Since the eruption of the ‘theory wars’ in the late 1960s, literary studies has shuffled through an array of ideologically-oriented approaches, whether Marxist, feminist, postcolonial or queer. While each of these movements was intensely invested in questions of subject identity and social positionality, the locus for scrutinising these forces at work remained predominantly confined to the text itself. Sociology, by contrast, resolutely favours the contextual frame. Its preferred theoretical formulations – political economy, social theory, Bourdieusean field theory, for example – insistently point outwards from the individual phenomenon to explain its conditioning by an encompassing social reality. Intertwined with each discipline’s theoretical postulates are methodological procedures which subtly but insistently redirect the novice student’s gaze towards a predetermined object of study and the discipline’s preferred division between the particular and the universal. For example, it is telling that literary studies’ dominant method has remained, through all changes in theoretical fashion, close reading (Richards’s ‘practical criticism’) in which the text itself serves as the research ‘data’ and the interweaving of quotations with the critic’s own opinions equates to the social scientist’s ‘interpretation of results’.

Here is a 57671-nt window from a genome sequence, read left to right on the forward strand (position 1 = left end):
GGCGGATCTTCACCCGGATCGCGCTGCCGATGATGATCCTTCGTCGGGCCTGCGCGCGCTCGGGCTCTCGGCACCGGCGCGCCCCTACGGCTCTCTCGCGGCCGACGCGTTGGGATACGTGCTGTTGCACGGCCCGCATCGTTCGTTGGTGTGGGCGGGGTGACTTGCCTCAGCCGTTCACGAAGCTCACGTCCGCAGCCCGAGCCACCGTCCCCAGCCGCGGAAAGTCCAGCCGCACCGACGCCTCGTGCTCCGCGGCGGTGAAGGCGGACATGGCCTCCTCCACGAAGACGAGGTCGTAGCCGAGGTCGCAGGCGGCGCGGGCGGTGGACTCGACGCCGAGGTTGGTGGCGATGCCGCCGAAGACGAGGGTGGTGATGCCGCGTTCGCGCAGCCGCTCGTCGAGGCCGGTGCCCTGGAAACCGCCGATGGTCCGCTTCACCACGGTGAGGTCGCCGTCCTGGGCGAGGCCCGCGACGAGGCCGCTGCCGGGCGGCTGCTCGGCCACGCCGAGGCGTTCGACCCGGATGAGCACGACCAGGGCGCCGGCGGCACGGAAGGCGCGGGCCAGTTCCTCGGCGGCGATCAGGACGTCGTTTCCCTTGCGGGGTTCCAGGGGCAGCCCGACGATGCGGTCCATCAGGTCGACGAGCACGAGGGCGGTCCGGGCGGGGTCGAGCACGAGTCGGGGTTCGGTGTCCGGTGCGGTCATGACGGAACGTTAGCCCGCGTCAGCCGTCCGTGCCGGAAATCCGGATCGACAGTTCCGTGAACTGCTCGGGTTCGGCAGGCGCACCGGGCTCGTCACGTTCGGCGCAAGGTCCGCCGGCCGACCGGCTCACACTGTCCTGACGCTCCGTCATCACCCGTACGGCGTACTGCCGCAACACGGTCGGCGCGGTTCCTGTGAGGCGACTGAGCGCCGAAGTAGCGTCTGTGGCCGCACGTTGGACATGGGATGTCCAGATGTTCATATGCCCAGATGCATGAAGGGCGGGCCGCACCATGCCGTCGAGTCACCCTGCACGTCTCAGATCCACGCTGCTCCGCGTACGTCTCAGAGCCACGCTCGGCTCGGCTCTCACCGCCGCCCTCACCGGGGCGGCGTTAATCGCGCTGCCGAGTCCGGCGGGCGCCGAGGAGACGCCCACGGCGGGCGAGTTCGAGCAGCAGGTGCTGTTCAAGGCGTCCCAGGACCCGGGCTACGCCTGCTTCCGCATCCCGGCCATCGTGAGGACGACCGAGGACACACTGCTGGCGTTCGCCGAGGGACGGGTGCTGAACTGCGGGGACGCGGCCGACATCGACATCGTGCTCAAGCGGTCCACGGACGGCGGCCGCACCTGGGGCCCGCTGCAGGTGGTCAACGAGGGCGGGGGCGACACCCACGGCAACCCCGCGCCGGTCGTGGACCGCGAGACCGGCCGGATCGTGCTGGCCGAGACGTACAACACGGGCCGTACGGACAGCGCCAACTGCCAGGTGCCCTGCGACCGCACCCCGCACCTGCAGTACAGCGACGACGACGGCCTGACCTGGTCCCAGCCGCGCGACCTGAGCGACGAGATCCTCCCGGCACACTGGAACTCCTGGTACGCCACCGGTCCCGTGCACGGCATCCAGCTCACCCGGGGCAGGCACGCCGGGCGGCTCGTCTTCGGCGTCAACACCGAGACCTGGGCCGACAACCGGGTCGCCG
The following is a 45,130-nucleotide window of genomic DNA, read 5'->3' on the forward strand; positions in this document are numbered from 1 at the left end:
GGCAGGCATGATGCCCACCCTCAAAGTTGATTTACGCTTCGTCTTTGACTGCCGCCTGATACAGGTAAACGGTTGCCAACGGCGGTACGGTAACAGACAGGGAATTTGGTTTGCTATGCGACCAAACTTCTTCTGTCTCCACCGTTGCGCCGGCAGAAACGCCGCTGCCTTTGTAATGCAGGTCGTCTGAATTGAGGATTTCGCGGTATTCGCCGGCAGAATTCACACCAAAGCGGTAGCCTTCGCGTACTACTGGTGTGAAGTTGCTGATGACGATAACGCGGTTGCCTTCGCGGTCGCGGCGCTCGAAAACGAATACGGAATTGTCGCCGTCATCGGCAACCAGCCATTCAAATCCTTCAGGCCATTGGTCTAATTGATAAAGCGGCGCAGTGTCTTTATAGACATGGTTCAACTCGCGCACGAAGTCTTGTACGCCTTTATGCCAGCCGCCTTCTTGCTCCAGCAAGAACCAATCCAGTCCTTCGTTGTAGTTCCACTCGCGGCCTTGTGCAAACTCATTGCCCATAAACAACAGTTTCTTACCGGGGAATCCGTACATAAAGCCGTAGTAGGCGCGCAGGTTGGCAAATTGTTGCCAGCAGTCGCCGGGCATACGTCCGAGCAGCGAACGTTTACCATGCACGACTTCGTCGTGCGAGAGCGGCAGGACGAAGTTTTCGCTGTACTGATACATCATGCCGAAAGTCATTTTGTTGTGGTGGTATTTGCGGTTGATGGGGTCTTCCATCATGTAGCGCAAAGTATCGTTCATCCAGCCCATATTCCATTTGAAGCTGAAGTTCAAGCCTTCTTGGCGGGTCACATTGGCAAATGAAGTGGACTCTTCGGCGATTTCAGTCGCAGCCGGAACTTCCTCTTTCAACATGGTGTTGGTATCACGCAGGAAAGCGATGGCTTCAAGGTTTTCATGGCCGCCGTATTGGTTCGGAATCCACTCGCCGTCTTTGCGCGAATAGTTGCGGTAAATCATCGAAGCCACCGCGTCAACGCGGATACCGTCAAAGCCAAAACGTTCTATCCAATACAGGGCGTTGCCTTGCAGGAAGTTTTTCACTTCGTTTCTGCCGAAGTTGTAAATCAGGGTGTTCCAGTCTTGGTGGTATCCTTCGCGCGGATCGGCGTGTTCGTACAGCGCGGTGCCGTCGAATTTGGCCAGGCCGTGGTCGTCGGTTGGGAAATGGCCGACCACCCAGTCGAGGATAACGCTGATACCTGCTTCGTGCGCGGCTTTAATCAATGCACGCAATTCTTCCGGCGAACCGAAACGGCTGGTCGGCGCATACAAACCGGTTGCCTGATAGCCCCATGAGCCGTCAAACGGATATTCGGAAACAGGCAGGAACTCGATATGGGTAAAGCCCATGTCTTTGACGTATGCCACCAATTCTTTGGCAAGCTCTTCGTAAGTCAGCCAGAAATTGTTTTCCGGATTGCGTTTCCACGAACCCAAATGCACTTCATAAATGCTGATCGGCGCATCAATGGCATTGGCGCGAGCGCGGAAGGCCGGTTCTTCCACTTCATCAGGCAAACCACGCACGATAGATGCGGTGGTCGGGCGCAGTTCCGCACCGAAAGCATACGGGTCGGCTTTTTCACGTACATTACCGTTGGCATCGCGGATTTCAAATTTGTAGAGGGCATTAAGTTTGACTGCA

In making this claim, I indicate broad disciplinary tendencies. There are, of course, more heterogenous practices evident among some literary studies subfields. For example, the field of early modern studies during the 1990s heyday of new historicism witnessed intense interest in texts’ relationship to their time and place of origin. Critics such as Stephen Greenblatt insistently, even exhaustively, contextualised Shakespearean plays within the politics of the Elizabethan and Jacobean court. Moreover, early modern literary studies has been an early adopter of digital technology to compile enumerative bibliographies, concordances, digital facsimiles of codices and ephemera, as well as, more recently, databases of lost Elizabethan plays (Steggle). The multimodal and hypertextual affordances of such research databases have tempered an exclusive focus on the written word with reminders of its various material incarnations, thus piquing interest in ‘media consciousness’ – that is, how format may have affected composition (Fulton 223). It remains true, however, that textual analysis is still the dominant methodology even in this subfield.